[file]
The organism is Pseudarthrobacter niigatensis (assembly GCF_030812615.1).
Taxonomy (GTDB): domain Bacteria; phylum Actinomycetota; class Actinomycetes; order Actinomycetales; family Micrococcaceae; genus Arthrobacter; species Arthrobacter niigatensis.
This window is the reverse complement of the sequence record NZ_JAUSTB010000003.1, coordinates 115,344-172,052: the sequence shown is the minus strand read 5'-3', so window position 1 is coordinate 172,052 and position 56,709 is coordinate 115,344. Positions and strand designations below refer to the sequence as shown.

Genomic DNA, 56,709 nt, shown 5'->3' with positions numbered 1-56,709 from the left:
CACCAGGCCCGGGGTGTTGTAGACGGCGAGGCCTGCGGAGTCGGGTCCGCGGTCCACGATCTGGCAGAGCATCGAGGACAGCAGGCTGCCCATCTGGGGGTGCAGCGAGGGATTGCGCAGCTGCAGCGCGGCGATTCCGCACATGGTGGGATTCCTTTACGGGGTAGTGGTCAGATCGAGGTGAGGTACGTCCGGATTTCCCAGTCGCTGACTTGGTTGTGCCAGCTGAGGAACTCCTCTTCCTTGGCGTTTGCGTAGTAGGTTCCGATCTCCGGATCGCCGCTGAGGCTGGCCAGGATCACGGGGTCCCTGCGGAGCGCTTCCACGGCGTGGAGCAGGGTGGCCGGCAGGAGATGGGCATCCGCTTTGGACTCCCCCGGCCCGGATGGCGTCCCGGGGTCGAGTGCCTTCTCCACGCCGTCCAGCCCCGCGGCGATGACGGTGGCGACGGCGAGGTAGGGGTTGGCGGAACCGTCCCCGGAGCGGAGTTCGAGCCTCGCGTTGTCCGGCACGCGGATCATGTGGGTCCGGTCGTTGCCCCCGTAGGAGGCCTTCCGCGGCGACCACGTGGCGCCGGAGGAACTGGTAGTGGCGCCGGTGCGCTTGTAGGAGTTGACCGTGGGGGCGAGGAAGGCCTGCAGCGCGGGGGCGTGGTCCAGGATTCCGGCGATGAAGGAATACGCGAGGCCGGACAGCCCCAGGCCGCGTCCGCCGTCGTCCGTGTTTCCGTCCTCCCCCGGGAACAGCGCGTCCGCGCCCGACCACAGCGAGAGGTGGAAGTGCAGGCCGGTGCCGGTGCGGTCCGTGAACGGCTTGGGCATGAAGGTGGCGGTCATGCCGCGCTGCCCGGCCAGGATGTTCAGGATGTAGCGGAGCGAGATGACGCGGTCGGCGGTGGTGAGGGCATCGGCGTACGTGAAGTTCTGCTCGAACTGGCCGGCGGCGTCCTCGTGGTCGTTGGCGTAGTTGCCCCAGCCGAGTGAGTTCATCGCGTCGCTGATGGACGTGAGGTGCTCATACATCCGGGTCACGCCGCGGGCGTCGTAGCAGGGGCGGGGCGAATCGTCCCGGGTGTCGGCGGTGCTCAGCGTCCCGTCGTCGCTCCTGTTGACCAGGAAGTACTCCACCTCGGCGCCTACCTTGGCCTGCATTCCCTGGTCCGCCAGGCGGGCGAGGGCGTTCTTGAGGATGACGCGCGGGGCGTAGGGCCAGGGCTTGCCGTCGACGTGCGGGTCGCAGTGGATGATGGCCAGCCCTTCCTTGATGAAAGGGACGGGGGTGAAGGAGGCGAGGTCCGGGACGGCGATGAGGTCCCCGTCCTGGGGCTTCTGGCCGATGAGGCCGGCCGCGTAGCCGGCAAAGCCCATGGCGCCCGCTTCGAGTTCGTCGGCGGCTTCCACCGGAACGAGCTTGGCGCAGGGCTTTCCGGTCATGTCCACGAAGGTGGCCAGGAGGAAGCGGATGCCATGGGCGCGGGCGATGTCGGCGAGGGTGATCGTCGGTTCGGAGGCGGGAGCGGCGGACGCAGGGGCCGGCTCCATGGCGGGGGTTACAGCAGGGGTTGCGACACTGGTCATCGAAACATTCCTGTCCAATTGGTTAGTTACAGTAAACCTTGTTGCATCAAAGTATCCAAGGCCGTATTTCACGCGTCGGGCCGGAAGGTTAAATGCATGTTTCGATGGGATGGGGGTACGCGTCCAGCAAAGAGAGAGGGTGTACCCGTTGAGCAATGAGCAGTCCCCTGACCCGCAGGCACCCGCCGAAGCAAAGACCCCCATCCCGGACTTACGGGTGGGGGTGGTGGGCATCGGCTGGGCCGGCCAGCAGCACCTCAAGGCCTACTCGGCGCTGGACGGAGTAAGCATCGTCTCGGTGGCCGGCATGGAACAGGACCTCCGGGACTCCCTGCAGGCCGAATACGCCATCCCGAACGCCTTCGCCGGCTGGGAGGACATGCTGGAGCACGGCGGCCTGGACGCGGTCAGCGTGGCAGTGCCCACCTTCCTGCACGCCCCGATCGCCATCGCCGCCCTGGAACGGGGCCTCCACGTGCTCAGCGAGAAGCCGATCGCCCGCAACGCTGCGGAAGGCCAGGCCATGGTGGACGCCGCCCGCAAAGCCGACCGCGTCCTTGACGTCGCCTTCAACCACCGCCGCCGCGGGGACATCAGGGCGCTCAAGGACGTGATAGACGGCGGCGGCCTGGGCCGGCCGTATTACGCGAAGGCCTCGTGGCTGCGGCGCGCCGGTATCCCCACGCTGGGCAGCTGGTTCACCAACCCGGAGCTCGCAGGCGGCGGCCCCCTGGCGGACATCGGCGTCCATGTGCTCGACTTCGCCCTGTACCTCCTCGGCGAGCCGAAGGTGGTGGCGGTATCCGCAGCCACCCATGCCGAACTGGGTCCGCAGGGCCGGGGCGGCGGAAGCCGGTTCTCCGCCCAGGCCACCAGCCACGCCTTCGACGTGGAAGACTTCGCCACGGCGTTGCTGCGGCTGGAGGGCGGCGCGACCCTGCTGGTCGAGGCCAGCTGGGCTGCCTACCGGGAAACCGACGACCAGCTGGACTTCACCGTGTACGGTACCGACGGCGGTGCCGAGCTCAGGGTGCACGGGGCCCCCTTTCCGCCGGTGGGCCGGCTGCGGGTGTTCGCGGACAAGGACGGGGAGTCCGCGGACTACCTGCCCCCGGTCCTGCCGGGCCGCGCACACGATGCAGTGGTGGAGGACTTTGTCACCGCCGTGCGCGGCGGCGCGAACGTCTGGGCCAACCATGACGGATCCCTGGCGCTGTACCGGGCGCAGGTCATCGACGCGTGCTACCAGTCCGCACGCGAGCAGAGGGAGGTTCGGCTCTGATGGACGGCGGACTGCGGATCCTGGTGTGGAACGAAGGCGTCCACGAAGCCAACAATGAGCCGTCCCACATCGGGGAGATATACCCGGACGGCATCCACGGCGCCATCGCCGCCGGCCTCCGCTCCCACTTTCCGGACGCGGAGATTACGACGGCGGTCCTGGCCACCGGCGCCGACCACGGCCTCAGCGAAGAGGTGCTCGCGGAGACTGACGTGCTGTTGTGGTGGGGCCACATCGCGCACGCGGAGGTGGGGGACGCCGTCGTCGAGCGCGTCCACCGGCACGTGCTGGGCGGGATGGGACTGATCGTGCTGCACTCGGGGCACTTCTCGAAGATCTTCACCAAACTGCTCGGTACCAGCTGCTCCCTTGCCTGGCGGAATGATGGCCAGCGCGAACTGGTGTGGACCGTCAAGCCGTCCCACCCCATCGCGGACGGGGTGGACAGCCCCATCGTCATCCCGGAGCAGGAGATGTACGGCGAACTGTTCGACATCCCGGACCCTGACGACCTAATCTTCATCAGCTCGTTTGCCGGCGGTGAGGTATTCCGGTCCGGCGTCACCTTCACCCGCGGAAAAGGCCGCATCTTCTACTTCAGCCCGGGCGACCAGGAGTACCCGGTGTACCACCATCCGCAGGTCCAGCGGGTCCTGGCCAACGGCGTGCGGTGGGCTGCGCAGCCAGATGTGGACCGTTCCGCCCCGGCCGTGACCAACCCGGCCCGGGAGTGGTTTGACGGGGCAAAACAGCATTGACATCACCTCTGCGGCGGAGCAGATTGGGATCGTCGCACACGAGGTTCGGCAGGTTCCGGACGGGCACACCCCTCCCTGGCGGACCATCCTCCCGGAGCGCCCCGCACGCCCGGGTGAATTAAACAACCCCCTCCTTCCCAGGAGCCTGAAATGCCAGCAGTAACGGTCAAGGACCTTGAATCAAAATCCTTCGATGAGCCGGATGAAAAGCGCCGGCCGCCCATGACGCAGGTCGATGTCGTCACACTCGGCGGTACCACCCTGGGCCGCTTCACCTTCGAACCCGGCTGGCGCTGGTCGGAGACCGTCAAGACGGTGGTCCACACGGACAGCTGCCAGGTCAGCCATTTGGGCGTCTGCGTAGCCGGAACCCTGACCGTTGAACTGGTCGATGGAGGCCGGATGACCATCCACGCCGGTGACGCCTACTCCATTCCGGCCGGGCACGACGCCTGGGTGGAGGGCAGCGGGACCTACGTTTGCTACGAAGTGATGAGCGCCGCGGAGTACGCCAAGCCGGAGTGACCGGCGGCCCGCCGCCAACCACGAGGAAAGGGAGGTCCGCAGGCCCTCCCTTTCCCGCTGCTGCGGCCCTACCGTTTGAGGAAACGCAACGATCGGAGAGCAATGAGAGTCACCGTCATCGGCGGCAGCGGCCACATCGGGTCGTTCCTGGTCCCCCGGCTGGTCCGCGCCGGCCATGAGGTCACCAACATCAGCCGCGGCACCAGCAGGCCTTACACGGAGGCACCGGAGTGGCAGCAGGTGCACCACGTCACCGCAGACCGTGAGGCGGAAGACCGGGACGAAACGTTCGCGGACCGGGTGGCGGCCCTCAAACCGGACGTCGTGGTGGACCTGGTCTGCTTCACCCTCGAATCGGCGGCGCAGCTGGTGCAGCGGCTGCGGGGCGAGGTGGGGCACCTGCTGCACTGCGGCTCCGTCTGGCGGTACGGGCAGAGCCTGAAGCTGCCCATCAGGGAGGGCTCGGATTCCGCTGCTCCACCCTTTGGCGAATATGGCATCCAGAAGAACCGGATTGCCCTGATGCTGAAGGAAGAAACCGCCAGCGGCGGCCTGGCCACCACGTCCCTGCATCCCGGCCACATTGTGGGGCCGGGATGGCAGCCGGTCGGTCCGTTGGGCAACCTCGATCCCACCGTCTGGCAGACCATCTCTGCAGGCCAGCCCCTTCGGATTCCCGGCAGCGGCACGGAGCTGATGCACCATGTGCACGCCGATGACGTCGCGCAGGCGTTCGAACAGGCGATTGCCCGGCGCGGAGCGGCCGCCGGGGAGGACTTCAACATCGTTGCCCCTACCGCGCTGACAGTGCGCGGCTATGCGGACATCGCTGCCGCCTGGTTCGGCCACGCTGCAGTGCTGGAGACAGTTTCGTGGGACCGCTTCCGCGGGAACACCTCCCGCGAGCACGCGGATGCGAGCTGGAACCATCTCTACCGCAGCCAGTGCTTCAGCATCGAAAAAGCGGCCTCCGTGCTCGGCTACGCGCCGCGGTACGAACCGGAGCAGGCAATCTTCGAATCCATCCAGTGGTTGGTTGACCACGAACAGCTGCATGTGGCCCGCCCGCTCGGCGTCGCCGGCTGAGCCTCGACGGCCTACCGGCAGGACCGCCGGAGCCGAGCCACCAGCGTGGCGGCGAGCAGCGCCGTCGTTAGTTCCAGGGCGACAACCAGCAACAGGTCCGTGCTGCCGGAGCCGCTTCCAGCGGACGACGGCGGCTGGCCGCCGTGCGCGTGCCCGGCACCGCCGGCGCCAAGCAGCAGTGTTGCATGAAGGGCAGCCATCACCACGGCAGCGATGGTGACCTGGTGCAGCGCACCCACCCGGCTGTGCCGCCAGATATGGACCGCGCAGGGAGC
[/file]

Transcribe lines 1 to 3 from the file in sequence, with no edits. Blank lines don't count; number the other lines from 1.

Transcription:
The organism is Pseudarthrobacter niigatensis (assembly GCF_030812615.1).
Taxonomy (GTDB): domain Bacteria; phylum Actinomycetota; class Actinomycetes; order Actinomycetales; family Micrococcaceae; genus Arthrobacter; species Arthrobacter niigatensis.
This window is the reverse complement of the sequence record NZ_JAUSTB010000003.1, coordinates 115,344-172,052: the sequence shown is the minus strand read 5'-3', so window position 1 is coordinate 172,052 and position 56,709 is coordinate 115,344. Positions and strand designations below refer to the sequence as shown.